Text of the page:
Olivia Goldhill in Quartz:
A meta-analyses of 15 studies, published in this month’s volume of Administration and Policy in Mental Health and Mental Health Services Research, found no significant difference in the treatment outcomes for patients who saw a therapist and those who followed a self-help book or online program.
The researchers, led by Robert King, psychology professor at Queensland University of Technology in Australia, evaluated the outcomes of 723 patients who were treated for a variety of mental health conditions, including anxiety, PTSD, OCD, and depression.
All 15 studies involved a form of Cognitive Behavioral Therapy (CBT) treatment, and patient outcomes were evaluated by various mental health diagnostic scales, rather than self-assessment.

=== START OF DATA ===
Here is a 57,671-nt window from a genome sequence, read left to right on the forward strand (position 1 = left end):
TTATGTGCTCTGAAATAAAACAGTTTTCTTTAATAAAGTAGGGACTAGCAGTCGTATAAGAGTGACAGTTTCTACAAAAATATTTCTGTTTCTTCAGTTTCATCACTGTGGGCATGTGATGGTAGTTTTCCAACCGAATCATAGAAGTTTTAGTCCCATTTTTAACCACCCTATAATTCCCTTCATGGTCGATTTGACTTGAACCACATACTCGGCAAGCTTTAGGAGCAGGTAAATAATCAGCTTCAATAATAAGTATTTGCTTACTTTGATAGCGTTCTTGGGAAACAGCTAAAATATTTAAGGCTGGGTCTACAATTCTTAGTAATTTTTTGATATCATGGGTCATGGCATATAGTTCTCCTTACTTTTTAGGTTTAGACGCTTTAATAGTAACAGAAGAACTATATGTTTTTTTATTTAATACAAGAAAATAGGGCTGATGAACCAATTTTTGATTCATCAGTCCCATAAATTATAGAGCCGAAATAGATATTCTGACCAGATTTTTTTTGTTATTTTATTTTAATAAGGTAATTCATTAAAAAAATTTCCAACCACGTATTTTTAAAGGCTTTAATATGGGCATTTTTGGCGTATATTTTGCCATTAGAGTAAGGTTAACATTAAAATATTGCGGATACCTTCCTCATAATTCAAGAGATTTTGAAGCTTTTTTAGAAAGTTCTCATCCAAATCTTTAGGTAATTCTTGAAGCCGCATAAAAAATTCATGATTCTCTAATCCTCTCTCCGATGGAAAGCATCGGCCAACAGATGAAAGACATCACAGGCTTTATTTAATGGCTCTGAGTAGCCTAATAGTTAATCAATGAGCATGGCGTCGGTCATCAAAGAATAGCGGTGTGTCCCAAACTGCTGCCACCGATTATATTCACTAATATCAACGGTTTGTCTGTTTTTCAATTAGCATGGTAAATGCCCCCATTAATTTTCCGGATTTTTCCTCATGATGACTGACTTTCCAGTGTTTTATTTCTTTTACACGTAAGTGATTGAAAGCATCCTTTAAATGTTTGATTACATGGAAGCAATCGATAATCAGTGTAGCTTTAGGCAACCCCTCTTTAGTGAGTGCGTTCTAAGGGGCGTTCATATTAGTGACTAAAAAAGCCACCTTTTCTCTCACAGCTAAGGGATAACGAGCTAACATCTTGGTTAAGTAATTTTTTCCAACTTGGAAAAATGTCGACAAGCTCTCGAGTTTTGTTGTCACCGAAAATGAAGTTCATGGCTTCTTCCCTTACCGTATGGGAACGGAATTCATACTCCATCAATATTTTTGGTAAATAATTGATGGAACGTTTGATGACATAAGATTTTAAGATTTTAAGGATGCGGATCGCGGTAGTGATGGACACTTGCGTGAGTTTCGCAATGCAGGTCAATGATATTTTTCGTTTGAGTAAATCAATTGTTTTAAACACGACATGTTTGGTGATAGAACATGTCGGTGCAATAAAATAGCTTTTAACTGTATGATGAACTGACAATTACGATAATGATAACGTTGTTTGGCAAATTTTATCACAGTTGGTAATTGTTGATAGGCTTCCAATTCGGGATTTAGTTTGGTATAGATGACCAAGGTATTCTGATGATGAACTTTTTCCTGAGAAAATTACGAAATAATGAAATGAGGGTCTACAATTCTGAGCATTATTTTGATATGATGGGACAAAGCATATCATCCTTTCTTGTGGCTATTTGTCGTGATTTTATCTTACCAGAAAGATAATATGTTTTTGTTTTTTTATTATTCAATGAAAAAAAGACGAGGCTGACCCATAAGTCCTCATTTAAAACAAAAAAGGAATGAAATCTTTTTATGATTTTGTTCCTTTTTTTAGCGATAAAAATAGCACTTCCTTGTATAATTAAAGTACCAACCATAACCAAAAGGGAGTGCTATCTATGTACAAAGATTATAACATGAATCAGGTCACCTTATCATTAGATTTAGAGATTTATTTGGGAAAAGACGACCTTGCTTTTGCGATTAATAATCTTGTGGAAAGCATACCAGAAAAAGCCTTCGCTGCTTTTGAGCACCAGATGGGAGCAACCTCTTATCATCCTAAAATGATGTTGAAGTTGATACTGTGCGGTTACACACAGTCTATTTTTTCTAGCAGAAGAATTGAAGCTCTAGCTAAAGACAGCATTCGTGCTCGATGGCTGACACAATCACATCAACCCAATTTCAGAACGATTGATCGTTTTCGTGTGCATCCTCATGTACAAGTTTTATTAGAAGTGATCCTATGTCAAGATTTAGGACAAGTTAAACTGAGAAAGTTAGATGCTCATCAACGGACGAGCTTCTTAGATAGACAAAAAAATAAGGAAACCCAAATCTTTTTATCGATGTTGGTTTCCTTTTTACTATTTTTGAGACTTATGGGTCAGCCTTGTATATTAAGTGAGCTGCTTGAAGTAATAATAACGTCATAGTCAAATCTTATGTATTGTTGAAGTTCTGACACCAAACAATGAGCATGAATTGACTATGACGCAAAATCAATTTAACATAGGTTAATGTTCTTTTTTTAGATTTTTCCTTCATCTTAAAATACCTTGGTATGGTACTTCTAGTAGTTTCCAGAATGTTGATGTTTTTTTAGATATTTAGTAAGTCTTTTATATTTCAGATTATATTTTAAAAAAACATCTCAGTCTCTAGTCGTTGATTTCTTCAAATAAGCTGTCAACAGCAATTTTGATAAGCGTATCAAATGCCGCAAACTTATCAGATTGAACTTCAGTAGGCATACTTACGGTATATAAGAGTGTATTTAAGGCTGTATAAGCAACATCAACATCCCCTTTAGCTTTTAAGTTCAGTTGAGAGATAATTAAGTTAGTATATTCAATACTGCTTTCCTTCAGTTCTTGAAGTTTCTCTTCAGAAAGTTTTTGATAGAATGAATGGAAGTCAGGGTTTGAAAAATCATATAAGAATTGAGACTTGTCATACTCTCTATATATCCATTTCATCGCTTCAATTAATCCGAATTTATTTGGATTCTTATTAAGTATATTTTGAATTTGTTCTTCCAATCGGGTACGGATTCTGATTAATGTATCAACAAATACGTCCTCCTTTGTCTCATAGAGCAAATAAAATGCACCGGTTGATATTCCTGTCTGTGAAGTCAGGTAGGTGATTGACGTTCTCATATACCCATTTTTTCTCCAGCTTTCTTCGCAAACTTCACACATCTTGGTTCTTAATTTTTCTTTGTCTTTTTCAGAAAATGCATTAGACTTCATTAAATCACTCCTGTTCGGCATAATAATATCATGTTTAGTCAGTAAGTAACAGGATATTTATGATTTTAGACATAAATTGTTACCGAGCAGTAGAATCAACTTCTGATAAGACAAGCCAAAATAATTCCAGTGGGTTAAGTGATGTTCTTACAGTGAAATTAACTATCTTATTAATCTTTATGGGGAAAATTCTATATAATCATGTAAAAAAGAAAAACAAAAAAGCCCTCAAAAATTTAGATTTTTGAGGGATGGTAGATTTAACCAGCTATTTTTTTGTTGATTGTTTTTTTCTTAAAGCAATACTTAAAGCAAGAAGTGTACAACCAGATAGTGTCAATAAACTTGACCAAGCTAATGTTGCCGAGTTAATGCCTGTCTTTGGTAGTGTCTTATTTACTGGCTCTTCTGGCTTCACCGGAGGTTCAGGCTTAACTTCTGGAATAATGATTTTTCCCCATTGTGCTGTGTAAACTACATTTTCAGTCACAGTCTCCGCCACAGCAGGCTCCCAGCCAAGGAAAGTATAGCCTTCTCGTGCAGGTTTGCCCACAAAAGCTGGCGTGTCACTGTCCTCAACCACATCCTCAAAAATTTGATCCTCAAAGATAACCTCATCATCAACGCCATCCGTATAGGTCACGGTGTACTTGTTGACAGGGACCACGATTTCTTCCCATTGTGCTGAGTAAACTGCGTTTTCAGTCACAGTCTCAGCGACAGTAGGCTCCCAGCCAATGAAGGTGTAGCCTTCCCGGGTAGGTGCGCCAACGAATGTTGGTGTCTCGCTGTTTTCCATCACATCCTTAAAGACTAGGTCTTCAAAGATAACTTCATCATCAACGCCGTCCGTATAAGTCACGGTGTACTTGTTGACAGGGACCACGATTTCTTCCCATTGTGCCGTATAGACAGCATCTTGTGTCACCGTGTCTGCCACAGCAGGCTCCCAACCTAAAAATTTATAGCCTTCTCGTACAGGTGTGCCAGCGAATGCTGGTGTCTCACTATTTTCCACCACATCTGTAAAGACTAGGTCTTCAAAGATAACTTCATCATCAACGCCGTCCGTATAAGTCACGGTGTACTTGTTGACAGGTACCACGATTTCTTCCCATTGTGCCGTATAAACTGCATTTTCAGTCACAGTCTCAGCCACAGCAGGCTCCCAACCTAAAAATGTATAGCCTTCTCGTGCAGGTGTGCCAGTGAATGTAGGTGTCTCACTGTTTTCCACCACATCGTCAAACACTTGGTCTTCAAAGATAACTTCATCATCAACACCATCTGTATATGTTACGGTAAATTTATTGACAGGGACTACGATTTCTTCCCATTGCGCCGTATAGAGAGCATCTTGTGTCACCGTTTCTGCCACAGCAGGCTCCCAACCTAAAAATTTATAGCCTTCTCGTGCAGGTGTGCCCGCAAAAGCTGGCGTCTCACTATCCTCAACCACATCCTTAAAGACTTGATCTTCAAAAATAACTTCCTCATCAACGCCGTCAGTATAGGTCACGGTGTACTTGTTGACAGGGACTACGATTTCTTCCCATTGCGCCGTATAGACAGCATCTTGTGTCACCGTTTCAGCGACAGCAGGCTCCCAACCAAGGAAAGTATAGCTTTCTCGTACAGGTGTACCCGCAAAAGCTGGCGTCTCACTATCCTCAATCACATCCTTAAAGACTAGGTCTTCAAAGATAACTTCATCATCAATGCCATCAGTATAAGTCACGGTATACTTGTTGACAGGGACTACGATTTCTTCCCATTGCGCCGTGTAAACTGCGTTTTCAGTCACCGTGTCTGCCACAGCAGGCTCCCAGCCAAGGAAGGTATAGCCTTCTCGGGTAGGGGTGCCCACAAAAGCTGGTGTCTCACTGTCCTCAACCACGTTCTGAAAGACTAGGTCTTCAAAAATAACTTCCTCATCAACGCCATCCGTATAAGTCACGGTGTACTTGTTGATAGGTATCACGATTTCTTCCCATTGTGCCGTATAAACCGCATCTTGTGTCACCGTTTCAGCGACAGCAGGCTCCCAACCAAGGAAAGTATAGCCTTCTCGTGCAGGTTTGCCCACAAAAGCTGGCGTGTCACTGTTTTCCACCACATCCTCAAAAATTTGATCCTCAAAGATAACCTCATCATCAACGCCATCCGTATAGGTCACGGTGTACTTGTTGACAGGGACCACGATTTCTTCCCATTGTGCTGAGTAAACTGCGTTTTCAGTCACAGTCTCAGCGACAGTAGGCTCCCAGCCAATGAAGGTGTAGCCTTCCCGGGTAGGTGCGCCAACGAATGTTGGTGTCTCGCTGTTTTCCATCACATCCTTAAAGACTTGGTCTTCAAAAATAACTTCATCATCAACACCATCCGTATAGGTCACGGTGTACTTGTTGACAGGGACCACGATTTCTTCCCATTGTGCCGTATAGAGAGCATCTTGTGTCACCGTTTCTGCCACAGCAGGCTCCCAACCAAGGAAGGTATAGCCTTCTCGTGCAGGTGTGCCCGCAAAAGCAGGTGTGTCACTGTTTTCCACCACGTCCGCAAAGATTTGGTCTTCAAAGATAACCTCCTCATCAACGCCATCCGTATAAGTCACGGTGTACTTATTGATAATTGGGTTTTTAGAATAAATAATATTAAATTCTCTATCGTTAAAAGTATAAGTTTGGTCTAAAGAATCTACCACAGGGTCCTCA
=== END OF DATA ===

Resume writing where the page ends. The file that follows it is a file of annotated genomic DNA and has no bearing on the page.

Contrary to the researchers’ hypothesis that therapists would provide stronger results (though with greater variability), the results showed that therapists were neither more effective nor more variable than self-help options.
“We found no difference in treatment completion rate and broad equivalence of treatment outcomes for participants treated through self-help and participants treated through a therapist. Also, contrary to our expectations, we found that the variability of outcomes was broadly equivalent, suggesting that differences in efficacy of individual therapists were not sufficient to make therapy outcomes more variable when a therapist was involved.”
The results suggest that therapists don’t play such a significant role in improving the treatment of therapy. “An effect size of the magnitude found here means that the best estimate of the effect of the presence or absence of a therapist suggests that this variable accounts for <1% of outcome variance,” the researchers write.